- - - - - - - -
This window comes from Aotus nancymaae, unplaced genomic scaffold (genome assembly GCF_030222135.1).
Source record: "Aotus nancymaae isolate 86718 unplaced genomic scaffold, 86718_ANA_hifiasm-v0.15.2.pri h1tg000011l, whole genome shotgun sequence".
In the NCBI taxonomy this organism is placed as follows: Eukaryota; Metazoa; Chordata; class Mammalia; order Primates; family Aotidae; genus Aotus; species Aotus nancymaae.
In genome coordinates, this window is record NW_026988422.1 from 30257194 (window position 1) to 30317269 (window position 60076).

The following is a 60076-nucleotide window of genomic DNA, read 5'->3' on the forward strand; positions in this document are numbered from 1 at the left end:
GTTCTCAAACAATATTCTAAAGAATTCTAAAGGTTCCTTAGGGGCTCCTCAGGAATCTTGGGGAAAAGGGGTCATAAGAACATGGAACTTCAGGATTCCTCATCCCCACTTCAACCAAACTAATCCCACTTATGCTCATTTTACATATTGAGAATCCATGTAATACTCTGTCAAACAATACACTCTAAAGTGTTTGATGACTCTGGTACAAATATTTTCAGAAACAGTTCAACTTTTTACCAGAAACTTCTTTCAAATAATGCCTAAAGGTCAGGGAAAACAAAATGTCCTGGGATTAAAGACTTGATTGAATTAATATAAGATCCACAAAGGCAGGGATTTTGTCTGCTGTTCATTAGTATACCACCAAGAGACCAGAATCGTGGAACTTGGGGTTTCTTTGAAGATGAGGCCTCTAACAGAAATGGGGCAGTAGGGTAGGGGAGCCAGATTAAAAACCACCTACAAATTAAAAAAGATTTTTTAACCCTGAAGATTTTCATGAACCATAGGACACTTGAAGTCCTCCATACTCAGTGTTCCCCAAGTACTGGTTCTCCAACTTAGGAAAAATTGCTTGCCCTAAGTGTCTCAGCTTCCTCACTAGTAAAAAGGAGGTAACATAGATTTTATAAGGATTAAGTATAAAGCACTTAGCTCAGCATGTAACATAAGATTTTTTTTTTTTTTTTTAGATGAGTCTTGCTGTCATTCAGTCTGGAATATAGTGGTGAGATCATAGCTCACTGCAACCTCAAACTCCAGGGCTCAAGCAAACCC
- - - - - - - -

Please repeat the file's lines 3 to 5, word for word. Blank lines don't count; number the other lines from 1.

In the NCBI taxonomy this organism is placed as follows: Eukaryota; Metazoa; Chordata; class Mammalia; order Primates; family Aotidae; genus Aotus; species Aotus nancymaae.
In genome coordinates, this window is record NW_026988422.1 from 30257194 (window position 1) to 30317269 (window position 60076).

The following is a 60076-nucleotide window of genomic DNA, read 5'->3' on the forward strand; positions in this document are numbered from 1 at the left end: